Which games have you recently seen that made you think this is great design?
If talking about match-3 — Toon Blast from Peak Games. They are very cool. If looking wider I liked What Remains of Edith Finch, which has a very good narrative.
What achievements in your career are you most proud of?
I think that is Homescapes release.
If you could change one thing about your career, what would it be?
It may sound strange, but I wouldn’t change anything.
Which recent task turned out to be much difficult than you expected?
During the work on Homescapes we had an idea of creating a phone instead of the in-game tablet. I seemed to be a very simple idea, which lead to changes in multiple details of the interface, impression from the game and the narrative, so we had to abandon it.
And a new event with the Cat, which recently started in the game, had to live through 5 concepts and 4 prototypes. During the development the Cat itself disappeared from the feature and then appeared again before we have found an optimal solution.
How are the disputes about variants of feature design solved in your company?
We used to try coming to an agreement. It may sound unusual, but we don’t have one person who decides everything — neither the producer or the manager. We are sure that any task can be solved in a way that will satisfy everyone. And that solution often is the best. Sometimes there are situations when two people can’t come to an agreement. Then we add the third person to the conversation, who usually helps to find the consensus. Everything works, because we take for granted that everyone is a professional. Everyone’s opinion is important and everyone is interested in bringing the task closer to its completion.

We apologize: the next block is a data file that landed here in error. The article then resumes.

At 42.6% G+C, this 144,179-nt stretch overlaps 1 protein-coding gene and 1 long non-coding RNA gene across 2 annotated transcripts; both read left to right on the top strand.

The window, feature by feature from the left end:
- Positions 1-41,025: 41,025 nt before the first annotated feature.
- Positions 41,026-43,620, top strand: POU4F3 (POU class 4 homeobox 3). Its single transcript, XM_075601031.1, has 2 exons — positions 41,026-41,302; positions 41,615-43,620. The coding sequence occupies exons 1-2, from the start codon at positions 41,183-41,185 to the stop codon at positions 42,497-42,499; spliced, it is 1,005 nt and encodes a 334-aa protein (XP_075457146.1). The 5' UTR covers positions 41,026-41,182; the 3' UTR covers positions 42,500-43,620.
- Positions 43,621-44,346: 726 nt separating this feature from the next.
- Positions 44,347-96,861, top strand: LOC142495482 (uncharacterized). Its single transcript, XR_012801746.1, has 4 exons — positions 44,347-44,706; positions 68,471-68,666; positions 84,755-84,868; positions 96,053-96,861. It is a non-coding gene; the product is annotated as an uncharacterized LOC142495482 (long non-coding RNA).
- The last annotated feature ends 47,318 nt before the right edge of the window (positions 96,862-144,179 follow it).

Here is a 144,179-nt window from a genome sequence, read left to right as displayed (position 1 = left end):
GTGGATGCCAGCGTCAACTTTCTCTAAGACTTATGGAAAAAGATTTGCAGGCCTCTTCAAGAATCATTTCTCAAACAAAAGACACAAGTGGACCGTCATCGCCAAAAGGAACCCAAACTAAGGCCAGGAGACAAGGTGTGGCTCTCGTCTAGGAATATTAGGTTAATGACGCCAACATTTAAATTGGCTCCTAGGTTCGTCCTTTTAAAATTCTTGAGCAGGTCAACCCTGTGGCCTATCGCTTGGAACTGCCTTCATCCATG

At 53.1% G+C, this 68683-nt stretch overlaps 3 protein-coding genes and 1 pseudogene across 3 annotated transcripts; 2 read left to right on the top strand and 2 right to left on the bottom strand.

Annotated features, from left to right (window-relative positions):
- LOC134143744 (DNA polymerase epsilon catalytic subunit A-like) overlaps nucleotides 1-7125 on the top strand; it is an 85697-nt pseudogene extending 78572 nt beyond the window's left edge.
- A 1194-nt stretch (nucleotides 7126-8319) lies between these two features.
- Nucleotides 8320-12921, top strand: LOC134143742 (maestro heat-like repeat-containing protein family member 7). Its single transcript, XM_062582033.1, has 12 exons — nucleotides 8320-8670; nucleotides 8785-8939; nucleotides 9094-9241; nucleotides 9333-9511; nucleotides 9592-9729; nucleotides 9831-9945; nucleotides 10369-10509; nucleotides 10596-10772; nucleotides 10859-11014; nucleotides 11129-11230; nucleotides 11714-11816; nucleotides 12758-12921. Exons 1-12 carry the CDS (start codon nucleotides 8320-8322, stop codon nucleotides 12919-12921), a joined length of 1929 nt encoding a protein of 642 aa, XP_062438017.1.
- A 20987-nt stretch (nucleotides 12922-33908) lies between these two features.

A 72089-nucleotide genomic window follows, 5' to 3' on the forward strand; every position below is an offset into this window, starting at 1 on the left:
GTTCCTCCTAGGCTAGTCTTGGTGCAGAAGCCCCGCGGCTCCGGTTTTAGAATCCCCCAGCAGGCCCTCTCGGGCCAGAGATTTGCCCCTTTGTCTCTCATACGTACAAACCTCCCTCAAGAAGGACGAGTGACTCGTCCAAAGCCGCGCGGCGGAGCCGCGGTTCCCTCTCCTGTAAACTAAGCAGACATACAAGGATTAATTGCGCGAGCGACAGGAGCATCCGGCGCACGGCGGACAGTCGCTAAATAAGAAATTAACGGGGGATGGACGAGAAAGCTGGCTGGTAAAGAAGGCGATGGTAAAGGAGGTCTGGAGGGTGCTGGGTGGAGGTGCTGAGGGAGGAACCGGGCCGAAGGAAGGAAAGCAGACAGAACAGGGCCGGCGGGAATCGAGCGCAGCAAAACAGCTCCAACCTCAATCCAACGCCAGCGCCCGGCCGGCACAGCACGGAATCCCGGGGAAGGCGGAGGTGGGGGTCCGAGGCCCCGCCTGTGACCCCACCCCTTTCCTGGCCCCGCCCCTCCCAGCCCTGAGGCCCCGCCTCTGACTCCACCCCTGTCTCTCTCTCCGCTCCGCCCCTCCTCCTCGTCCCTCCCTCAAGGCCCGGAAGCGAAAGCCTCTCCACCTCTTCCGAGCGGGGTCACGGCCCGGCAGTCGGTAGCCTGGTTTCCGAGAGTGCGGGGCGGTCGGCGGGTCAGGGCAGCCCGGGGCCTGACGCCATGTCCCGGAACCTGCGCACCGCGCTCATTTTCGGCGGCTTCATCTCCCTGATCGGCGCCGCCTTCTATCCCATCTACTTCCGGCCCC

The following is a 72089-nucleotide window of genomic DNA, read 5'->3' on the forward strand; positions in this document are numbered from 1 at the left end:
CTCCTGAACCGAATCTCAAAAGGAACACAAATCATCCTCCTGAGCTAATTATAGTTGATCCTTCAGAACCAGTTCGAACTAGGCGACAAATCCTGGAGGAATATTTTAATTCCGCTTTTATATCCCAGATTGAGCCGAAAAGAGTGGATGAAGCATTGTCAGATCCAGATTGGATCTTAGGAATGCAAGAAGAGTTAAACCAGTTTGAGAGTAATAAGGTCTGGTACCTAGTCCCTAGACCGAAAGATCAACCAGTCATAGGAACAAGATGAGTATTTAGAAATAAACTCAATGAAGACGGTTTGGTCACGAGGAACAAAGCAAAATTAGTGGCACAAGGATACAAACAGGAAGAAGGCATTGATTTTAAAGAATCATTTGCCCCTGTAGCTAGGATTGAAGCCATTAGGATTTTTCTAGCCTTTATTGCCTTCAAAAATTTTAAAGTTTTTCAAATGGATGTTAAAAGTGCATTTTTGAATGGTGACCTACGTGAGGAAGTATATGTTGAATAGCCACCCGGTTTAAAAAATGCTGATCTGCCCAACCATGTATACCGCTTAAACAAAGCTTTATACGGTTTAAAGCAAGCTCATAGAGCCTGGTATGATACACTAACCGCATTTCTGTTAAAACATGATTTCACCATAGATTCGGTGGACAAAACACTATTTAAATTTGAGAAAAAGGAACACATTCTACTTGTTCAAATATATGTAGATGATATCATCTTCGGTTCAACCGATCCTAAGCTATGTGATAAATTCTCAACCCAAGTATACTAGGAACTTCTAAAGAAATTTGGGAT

What do you do to self-improve in game design?
My way is simple — I take new and difficult tasks and work on them in with a more experienced colleague. He has more experience in one area and I’m in a different one, so while working on a feature we can learn something useful from each other. We have a lot of great people in the company and there’s always something one can learn from them. Apart from that I play games, of course. I also read books and articles about game design, but, IMHO, they are not the the main source of self-improvement.
What music do you listen to whilst designing?
I like rock and folk. In general small russian bands like Vasily K or The Dartz. I try to find certain type of music for different tasks as this works better that way.
If a game designer would want to apply to your company, what would you advise him?
Don’t fall in love with your ideas, but live and breathe what you do. It’s very important to love your project, but understand that there will never be a feature that is 100% yours as you planned it in the beginning. It’s the result of the teamwork.
Any advice for game designers in general?
Think about players getting satisfaction from playing your game in general or a specific feature, but not about them paying a lot of money. A hit project is in the first place a good game. And only after that — a nicely tuned monetisation.